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Category: Feeding

Food Babies Should Not Eat

Published September 25, 2012        by Sarah

damir me1 150x150 Food Babies Should Not EatParents have a lot on their plates; they are charged with raising these precious little babies into healthy kids and adults. The eating habits we learn as children follow us throughout life, and it is important we teach our children to eat the right foods.  When they are babies, it is also important that we know which are the wrong foods.  Many choices that are healthy for adults and older children are not good for babies. Say you get a new baby gift basket with lots of little snacks and foods, should you share with baby? Probably not. What about every other day? What should you avoid? First, why can’t babies eat certain foods?  One reason is that they may be allergic.  Most food allergies (80 percent) are caused by these “culprits”: Milk. Eggs. Peanuts. Tree nuts Read more

Ways to Get Toddlers to Eat More

Published July 18, 2012        by Sarah

ben.ramirez1 150x150 Ways to Get Toddlers to Eat MoreDoes your toddler remind you of the Tasmanian Devil from Looney Tunes?  Kids at this age are incredibly active and full of energy; it can make their parents tired just watching them play, run, jump, roll, and dance.  And it might make many parents wonder where they are getting the fuel to burn.  Toddlers, as well as being energetic, are notoriously picky eaters.  If your child will eat any kind of vegetable, whole grain, or protein without fuss, you’re having a good day.  How can you get your busy toddler to eat a balanced diet?  Here are some practical and some creative ways to get toddlers to eat more. Play with your food.  Thank goodness for celery!  While this isn’t the most nutritionally dense vegetable, it does count toward their daily allotment – and it is one of the Read more

Baby Feeding Basics

Published April 08, 2008        by Nicole

Before the baby, you were concerned over what to register for as baby gifts. Now you're concerned about when is the best time to wean your baby or toddler? The answer is, there is no real solid answer, and it is really a matter of when you or child is comfortable with weaning. The American Academy of Pediatricians recommends that babies be breastfed a minimum of one year, and the World Health Organization recommends a minimum of two years. This is because research has shown that breast milk is the best source of nutrition for a baby. Studies also show that in cultures where children are allowed to nurse for as long as they want the children usually will wean themselves at about three or four. However babies in the US usually are only nursed for their first year of life. Weaning is a very personal Read more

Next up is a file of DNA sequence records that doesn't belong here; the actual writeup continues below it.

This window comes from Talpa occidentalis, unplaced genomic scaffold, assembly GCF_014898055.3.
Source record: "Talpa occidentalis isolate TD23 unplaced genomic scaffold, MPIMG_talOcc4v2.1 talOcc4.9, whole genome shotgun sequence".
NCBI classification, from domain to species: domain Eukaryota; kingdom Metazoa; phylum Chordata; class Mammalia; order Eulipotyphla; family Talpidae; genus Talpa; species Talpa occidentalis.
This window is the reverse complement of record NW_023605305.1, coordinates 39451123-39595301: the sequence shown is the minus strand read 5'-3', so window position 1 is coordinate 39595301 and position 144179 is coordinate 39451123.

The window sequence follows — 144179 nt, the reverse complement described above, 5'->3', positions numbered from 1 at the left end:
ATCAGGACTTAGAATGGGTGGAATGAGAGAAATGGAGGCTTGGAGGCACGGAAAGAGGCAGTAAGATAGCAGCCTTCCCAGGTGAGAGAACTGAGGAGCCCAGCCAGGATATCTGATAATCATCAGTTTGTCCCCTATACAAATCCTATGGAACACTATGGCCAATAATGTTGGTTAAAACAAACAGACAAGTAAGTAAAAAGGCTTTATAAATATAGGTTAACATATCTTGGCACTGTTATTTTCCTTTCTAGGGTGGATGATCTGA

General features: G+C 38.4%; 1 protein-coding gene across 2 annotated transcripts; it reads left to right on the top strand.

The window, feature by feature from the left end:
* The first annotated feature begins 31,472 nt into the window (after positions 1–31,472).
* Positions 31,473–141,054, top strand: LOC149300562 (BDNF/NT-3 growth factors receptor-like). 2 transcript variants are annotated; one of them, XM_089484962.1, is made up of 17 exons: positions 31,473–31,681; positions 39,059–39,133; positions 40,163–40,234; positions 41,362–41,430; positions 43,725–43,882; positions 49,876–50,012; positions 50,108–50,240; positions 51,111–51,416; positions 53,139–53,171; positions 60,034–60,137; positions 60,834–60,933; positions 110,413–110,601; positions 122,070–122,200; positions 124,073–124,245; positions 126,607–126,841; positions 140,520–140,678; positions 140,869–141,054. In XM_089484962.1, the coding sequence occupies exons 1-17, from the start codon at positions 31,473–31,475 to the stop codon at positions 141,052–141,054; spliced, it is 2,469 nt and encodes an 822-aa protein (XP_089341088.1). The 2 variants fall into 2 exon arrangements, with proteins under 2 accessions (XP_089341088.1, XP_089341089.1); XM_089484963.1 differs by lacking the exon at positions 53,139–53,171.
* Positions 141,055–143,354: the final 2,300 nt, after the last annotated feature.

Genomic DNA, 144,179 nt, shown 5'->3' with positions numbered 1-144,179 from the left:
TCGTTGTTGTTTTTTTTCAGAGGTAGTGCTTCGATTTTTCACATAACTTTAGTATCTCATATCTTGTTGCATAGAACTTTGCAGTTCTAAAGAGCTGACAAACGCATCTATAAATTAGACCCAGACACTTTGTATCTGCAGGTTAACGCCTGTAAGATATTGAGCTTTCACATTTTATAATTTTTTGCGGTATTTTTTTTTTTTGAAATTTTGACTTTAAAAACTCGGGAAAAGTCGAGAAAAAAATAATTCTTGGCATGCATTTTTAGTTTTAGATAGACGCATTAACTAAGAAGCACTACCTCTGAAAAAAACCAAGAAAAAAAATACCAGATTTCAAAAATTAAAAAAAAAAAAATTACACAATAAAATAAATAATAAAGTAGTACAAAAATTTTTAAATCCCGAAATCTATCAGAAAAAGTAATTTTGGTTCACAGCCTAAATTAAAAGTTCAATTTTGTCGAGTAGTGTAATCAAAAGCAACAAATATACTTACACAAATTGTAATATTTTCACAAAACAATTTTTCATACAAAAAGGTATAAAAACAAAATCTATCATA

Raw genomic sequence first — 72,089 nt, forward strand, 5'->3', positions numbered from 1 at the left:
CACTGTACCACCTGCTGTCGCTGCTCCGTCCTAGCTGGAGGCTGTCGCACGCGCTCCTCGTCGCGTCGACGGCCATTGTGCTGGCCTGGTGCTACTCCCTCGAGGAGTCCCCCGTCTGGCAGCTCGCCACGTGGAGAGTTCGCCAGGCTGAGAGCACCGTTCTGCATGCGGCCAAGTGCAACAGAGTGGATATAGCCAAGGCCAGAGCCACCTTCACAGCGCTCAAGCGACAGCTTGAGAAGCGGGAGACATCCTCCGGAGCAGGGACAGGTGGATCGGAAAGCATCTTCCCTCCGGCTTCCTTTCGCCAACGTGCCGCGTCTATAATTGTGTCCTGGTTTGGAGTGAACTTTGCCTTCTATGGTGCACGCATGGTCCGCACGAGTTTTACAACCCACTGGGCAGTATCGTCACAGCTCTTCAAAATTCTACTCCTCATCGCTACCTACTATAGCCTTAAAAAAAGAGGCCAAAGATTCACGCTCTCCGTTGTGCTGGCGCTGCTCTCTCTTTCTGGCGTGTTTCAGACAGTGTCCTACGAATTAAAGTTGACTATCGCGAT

Six to Twelve Months

Published March 13, 2008        by Nicole

Face Recognition By seven months, your baby may have begun to respond differently to different people.This happens as babies sharpen their visual perceptual skills and learn to recognize people by their faces, by seeing either a full face or a profile.Face recognition is a gradual progress acquired over the first eight months of life.Some babies can read their parent’s facial expressions too, because they are able to see subtle differences in faces.As with many developmental acquisitions, visual discrimination and perception of faces help your baby to maintain contact with you. Stranger Anxiety By six months, [sometimes earlier], your baby may have developed a very clear and strong preference for one parent or the other.This presence is exemplified by your baby’s crying and clinging Read more

Breastfeeding Babies

Published March 05, 2008        by Nicole

The majority of new mothers leaving the hospital today breast-feed their babies, at least at the beginning-about 60%. This is especially true for middle-class and professional women, which the majority of older mothers are likely to be. Age does not seem to have any great effect on breast-feeding. It is not commonly known that any woman who has had a baby can breast-feed, and that in other cultures grandmothers breast-feed their daughter’s children. Occasionally a much older mother may find it a problem to produce enough milk, due to hormonal problems, but this is rare.Many hospitals now give great support and encouragement to mothers who want to breast-feed, recognizing that it is the best food for a baby and that there are emotional rewards for the nursing mother. The American Academy Read more